Ever since the Pollard case, the Israelis have said that they no longer try to recruit assets on American soil, but that doesn’t mean they aren’t trying to obtain access to American intelligence assets by other means, as the incidents related above demonstrate. Again, none of this is really a surprise, this is the way international politics works. However, I would suggest it does put into question the assertion by Mitt Romney and other Republicans that there should not be a gap between America and Israel. Quite obviously, it’s clear that while both nations have many interests in common they also have areas where they differ significantly. This, quite obviously, is why Israel is not included among the “Five Eyes” that have access to some of our closest secrets and with whom we cooperate on intelligence on a regular basis.
The one thing this reinforces, though, is that the conservative idea that Israel and the United States are and must always be on the same page is quite obviously not true. If it were, then we would have little reason to spy on them and they would have little reason to spy on us. We are close allies, with interests that intersect in many important respects. Israel is the still the only democratic state in the region despite its imperfections. And, there’s no question that it remains surrounded by forces that at the very least look upon it with suspicion. However, the idea that Israel is our “closest ally” is, quite obviously, not true. There are times when our interests will require us to take a stance that is not in Israel’s interests, and vice versa. Looking at this relationship through a simplistic lens, like many do, accomplishes nothing.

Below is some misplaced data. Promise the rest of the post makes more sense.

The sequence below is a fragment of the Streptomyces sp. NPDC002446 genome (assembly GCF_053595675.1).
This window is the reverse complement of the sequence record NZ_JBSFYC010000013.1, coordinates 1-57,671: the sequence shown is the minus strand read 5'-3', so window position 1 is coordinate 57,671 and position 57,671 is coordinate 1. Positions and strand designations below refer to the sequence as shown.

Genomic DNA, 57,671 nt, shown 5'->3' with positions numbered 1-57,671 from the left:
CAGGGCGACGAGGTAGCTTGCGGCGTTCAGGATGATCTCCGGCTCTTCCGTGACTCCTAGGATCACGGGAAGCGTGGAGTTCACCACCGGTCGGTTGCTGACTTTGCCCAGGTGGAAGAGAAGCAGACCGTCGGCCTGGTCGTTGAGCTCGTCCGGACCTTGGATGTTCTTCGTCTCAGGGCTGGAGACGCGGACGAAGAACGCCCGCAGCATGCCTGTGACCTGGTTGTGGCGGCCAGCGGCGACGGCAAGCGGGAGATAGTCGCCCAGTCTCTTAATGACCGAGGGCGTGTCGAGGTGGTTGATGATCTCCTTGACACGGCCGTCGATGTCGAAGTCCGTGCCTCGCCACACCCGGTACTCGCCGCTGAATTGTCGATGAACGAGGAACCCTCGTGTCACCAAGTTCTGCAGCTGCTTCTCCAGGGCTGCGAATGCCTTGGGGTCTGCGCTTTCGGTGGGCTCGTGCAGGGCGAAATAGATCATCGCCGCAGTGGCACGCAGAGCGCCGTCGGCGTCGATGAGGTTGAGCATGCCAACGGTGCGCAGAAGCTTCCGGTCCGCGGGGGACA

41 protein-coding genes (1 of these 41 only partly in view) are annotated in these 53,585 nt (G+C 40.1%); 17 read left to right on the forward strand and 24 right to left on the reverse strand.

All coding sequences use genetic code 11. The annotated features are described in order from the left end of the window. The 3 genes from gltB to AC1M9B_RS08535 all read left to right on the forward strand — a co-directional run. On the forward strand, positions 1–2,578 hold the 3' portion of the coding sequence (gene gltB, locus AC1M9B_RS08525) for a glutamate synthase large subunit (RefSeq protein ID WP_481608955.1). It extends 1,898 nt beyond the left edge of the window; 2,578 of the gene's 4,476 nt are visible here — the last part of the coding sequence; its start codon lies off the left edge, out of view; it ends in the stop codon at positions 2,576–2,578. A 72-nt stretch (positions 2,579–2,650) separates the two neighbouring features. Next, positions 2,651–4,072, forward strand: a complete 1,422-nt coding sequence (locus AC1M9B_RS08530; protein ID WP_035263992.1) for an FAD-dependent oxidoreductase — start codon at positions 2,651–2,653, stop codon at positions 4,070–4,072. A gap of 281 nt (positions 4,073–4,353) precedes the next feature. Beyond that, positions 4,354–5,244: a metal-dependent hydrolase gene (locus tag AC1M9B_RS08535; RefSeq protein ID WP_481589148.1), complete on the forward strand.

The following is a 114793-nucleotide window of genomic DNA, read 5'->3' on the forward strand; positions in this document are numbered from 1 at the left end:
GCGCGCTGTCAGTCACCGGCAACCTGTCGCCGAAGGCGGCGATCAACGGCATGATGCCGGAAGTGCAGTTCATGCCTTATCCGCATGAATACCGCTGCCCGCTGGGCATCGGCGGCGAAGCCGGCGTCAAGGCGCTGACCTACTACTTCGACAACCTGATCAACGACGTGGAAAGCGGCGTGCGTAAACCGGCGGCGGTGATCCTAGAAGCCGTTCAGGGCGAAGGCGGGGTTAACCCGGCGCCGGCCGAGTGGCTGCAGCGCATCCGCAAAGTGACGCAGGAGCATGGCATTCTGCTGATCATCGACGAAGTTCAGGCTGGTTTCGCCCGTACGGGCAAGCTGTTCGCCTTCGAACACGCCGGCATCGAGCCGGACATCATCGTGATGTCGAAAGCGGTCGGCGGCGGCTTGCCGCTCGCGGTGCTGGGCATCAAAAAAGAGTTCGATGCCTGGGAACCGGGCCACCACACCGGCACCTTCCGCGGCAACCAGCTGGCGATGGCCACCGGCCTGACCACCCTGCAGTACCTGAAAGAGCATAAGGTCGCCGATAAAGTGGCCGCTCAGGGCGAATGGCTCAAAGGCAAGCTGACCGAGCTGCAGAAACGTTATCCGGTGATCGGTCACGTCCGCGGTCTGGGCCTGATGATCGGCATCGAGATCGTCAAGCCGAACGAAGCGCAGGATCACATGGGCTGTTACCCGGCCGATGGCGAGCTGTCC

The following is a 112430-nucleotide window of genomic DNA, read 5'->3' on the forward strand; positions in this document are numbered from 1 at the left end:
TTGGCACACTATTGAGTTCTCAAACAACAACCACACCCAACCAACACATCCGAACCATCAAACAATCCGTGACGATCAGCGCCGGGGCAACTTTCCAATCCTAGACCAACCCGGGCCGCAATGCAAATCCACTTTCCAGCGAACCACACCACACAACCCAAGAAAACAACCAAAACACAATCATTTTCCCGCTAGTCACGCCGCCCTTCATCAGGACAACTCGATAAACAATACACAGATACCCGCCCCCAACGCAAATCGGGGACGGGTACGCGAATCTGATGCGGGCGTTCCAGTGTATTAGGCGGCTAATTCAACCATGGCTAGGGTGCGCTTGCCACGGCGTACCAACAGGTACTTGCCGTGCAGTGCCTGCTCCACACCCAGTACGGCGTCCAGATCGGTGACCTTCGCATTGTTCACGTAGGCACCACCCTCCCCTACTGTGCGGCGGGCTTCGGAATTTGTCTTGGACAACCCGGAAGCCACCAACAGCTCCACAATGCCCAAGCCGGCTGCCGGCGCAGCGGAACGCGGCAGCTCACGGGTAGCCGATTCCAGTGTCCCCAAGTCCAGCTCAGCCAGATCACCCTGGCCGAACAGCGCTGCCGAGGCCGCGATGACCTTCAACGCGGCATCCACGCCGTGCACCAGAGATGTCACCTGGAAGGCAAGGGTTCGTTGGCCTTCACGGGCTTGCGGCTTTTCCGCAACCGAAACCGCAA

Does this mean Israel is our greatest espionage threat in the Middle East? Well, considering the neighborhood I can’t believe that there are any intelligence agencies that are better than the Mossad. So, draw your own conclusions.